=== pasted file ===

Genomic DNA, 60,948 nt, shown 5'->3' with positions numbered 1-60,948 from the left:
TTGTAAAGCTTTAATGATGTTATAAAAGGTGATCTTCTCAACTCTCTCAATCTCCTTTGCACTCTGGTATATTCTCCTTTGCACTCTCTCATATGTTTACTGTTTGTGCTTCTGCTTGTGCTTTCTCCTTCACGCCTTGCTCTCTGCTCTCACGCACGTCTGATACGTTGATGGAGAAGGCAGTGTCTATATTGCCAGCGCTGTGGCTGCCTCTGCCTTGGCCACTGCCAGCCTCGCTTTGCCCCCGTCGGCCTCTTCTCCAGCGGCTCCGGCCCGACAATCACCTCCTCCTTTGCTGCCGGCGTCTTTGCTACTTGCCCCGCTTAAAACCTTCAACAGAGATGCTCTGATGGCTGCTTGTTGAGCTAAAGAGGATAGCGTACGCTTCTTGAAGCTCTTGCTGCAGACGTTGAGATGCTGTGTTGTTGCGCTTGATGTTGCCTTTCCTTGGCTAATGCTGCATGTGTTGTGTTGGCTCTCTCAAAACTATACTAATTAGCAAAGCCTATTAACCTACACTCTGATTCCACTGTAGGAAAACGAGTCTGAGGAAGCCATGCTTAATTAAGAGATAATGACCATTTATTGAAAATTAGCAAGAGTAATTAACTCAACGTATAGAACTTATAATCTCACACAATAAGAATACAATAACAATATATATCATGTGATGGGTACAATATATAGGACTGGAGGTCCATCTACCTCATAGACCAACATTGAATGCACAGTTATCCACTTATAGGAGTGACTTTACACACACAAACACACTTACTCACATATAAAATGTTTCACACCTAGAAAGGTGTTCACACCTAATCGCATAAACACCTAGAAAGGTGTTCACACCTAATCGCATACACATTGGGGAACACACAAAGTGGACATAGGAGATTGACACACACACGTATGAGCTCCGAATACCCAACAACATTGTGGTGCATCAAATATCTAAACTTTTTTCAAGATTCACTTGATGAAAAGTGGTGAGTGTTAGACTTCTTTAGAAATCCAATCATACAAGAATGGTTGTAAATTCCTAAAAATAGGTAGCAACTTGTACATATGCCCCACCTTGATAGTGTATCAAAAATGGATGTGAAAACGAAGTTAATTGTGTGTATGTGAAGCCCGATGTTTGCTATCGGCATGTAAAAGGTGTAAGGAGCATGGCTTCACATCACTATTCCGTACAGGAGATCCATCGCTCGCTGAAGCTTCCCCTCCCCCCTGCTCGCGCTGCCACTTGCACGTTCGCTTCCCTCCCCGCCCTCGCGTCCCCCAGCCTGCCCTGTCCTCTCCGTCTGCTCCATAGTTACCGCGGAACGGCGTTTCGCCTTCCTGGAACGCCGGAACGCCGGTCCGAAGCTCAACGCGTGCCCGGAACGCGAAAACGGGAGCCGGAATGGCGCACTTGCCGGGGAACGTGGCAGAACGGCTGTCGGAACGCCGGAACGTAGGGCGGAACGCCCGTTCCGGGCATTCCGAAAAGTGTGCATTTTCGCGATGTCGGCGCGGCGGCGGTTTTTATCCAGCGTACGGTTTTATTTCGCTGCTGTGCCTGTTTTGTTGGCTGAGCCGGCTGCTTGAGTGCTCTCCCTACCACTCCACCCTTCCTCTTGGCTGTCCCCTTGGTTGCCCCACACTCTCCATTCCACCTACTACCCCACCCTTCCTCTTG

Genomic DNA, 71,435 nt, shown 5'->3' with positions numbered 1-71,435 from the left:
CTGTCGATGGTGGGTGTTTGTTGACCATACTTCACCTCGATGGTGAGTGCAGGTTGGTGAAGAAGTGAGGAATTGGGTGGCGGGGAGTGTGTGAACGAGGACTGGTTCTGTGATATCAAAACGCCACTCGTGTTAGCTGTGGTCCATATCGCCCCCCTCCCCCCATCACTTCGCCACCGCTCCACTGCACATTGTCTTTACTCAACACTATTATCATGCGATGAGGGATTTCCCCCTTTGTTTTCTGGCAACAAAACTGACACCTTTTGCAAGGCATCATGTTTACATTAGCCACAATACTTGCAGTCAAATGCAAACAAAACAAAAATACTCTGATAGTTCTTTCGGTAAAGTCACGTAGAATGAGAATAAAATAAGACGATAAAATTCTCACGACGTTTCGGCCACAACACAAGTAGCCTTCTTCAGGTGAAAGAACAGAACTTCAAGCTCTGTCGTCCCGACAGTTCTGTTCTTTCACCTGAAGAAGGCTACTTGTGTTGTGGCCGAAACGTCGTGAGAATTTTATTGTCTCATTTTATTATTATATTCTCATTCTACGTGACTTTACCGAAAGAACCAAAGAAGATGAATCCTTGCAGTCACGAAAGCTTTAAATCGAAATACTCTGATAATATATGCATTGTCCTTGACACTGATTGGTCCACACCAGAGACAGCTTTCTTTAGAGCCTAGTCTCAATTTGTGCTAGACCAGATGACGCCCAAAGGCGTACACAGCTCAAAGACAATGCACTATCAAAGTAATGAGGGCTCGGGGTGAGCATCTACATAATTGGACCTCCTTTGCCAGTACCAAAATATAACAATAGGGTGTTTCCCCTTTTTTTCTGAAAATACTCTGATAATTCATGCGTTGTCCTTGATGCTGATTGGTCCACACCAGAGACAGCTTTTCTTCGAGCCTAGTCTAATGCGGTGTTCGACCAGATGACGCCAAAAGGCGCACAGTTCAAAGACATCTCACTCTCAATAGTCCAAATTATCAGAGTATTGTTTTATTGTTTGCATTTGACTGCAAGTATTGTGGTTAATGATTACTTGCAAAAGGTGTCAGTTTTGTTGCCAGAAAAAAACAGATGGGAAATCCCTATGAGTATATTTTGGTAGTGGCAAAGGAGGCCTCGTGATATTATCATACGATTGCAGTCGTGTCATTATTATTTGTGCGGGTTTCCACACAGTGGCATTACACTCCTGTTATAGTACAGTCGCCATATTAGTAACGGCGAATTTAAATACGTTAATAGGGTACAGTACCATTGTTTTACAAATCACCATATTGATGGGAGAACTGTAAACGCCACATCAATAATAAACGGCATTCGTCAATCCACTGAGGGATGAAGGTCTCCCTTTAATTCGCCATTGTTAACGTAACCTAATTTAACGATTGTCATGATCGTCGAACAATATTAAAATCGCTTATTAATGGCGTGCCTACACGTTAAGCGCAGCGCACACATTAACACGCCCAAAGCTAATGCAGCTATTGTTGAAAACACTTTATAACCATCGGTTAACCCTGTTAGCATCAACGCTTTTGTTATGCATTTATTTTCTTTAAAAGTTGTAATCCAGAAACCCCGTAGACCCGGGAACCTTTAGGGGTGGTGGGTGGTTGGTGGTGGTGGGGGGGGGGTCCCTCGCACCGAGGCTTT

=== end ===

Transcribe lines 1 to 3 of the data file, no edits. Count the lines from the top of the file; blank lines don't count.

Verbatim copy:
Genomic DNA, 60,948 nt, shown 5'->3' with positions numbered 1-60,948 from the left:
TTGTAAAGCTTTAATGATGTTATAAAAGGTGATCTTCTCAACTCTCTCAATCTCCTTTGCACTCTGGTATATTCTCCTTTGCACTCTCTCATATGTTTACTGTTTGTGCTTCTGCTTGTGCTTTCTCCTTCACGCCTTGCTCTCTGCTCTCACGCACGTCTGATACGTTGATGGAGAAGGCAGTGTCTATATTGCCAGCGCTGTGGCTGCCTCTGCCTTGGCCACTGCCAGCCTCGCTTTGCCCCCGTCGGCCTCTTCTCCAGCGGCTCCGGCCCGACAATCACCTCCTCCTTTGCTGCCGGCGTCTTTGCTACTTGCCCCGCTTAAAACCTTCAACAGAGATGCTCTGATGGCTGCTTGTTGAGCTAAAGAGGATAGCGTACGCTTCTTGAAGCTCTTGCTGCAGACGTTGAGATGCTGTGTTGTTGCGCTTGATGTTGCCTTTCCTTGGCTAATGCTGCATGTGTTGTGTTGGCTCTCTCAAAACTATACTAATTAGCAAAGCCTATTAACCTACACTCTGATTCCACTGTAGGAAAACGAGTCTGAGGAAGCCATGCTTAATTAAGAGATAATGACCATTTATTGAAAATTAGCAAGAGTAATTAACTCAACGTATAGAACTTATAATCTCACACAATAAGAATACAATAACAATATATATCATGTGATGGGTACAATATATAGGACTGGAGGTCCATCTACCTCATAGACCAACATTGAATGCACAGTTATCCACTTATAGGAGTGACTTTACACACACAAACACACTTACTCACATATAAAATGTTTCACACCTAGAAAGGTGTTCACACCTAATCGCATAAACACCTAGAAAGGTGTTCACACCTAATCGCATACACATTGGGGAACACACAAAGTGGACATAGGAGATTGACACACACACGTATGAGCTCCGAATACCCAACAACATTGTGGTGCATCAAATATCTAAACTTTTTTCAAGATTCACTTGATGAAAAGTGGTGAGTGTTAGACTTCTTTAGAAATCCAATCATACAAGAATGGTTGTAAATTCCTAAAAATAGGTAGCAACTTGTACATATGCCCCACCTTGATAGTGTATCAAAAATGGATGTGAAAACGAAGTTAATTGTGTGTATGTGAAGCCCGATGTTTGCTATCGGCATGTAAAAGGTGTAAGGAGCATGGCTTCACATCACTATTCCGTACAGGAGATCCATCGCTCGCTGAAGCTTCCCCTCCCCCCTGCTCGCGCTGCCACTTGCACGTTCGCTTCCCTCCCCGCCCTCGCGTCCCCCAGCCTGCCCTGTCCTCTCCGTCTGCTCCATAGTTACCGCGGAACGGCGTTTCGCCTTCCTGGAACGCCGGAACGCCGGTCCGAAGCTCAACGCGTGCCCGGAACGCGAAAACGGGAGCCGGAATGGCGCACTTGCCGGGGAACGTGGCAGAACGGCTGTCGGAACGCCGGAACGTAGGGCGGAACGCCCGTTCCGGGCATTCCGAAAAGTGTGCATTTTCGCGATGTCGGCGCGGCGGCGGTTTTTATCCAGCGTACGGTTTTATTTCGCTGCTGTGCCTGTTTTGTTGGCTGAGCCGGCTGCTTGAGTGCTCTCCCTACCACTCCACCCTTCCTCTTGGCTGTCCCCTTGGTTGCCCCACACTCTCCATTCCACCTACTACCCCACCCTTCCTCTTG

Genomic DNA, 71,435 nt, shown 5'->3' with positions numbered 1-71,435 from the left: